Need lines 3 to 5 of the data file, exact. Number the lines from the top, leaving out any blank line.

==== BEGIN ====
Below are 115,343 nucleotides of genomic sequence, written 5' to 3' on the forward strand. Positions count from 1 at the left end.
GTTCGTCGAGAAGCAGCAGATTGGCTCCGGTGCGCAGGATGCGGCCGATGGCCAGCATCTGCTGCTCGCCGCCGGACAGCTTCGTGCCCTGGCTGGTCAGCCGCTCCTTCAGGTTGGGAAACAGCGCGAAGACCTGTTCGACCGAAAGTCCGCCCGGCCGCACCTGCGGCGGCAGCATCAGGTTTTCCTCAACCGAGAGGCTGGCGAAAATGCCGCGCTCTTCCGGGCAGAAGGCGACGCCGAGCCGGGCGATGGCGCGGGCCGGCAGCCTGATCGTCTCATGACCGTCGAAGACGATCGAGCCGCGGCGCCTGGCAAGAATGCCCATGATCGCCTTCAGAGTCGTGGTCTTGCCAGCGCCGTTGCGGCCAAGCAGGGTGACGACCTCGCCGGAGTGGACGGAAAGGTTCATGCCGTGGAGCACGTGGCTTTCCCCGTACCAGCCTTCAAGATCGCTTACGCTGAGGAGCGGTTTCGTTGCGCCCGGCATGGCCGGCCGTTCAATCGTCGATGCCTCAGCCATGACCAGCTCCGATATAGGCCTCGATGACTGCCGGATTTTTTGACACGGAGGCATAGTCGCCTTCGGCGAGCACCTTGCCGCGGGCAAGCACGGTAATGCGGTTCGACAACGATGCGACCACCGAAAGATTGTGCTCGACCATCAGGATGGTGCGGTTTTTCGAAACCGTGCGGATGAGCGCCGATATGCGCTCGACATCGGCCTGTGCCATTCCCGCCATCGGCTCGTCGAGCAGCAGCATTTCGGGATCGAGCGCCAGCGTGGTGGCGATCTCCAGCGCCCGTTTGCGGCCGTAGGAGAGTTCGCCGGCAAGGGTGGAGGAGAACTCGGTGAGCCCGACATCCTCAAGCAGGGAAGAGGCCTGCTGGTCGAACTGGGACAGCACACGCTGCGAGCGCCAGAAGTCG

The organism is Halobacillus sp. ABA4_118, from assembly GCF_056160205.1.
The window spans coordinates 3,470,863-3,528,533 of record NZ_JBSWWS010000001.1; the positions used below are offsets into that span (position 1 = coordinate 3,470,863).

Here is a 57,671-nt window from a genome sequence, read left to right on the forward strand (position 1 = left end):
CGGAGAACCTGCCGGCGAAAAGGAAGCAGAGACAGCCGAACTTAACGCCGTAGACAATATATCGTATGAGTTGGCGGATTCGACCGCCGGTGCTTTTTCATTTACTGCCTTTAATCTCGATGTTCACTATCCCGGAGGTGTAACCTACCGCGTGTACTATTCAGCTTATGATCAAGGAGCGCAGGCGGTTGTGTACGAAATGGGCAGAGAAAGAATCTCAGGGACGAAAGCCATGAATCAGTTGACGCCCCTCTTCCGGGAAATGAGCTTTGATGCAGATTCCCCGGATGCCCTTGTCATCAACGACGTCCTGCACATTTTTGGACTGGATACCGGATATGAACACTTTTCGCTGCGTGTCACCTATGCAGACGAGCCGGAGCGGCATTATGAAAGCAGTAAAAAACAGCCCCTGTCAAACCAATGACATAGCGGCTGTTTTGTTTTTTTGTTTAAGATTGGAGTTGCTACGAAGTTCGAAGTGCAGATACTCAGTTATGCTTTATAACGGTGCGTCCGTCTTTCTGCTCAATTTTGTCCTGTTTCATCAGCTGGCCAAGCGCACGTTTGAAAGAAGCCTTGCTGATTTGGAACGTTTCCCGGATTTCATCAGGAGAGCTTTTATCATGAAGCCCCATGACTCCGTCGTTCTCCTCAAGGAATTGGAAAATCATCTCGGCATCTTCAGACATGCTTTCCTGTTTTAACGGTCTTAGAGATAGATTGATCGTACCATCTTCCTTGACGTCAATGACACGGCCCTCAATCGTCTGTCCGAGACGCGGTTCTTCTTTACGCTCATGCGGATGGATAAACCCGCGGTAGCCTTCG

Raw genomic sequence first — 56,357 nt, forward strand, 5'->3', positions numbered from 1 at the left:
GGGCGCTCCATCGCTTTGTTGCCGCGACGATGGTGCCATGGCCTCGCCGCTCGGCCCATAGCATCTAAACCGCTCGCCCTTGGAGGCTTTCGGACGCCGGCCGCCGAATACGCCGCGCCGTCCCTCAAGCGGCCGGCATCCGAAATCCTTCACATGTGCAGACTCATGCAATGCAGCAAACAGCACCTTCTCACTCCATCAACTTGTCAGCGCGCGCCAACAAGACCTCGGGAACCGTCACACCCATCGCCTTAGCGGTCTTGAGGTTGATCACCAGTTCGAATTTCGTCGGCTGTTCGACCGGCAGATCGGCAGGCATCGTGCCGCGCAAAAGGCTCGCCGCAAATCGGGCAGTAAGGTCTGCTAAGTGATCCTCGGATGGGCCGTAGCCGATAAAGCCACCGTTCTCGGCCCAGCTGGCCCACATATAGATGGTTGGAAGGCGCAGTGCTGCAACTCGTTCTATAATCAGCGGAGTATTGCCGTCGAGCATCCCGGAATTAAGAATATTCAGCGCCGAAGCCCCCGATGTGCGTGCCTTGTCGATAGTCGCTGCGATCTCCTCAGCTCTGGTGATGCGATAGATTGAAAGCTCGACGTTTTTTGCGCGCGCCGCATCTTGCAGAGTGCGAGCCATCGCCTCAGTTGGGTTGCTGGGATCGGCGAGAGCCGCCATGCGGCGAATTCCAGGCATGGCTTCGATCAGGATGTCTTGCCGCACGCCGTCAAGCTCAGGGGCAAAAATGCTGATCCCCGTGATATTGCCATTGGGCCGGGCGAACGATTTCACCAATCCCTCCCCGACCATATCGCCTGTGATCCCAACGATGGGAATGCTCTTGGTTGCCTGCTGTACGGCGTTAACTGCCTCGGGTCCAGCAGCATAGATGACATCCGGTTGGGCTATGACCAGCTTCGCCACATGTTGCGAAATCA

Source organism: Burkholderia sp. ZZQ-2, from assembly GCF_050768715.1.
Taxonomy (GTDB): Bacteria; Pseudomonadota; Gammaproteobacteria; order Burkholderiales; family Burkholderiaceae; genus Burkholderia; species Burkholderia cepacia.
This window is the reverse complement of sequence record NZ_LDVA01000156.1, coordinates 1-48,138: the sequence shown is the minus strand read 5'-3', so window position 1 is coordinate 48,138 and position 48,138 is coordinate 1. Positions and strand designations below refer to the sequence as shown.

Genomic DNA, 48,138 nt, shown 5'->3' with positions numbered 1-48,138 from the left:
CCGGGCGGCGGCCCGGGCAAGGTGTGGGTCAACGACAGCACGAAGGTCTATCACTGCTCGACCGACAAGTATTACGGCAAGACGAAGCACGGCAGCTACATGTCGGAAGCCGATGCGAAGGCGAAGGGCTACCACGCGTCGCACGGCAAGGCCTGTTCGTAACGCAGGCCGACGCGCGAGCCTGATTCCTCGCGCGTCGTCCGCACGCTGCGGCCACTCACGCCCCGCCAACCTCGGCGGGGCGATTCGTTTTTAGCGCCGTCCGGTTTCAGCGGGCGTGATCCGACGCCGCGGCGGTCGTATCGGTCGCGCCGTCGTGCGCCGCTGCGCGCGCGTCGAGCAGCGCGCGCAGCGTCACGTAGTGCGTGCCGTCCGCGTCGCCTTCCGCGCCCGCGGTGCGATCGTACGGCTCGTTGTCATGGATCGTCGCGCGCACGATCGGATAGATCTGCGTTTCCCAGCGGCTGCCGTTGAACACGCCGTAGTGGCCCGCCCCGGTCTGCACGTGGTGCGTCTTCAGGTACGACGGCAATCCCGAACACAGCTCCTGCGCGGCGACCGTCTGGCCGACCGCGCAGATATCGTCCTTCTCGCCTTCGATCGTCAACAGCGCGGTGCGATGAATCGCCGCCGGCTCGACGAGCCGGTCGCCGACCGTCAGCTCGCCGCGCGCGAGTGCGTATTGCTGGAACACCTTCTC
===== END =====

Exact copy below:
The organism is Halobacillus sp. ABA4_118, from assembly GCF_056160205.1.
The window spans coordinates 3,470,863-3,528,533 of record NZ_JBSWWS010000001.1; the positions used below are offsets into that span (position 1 = coordinate 3,470,863).

Here is a 57,671-nt window from a genome sequence, read left to right on the forward strand (position 1 = left end):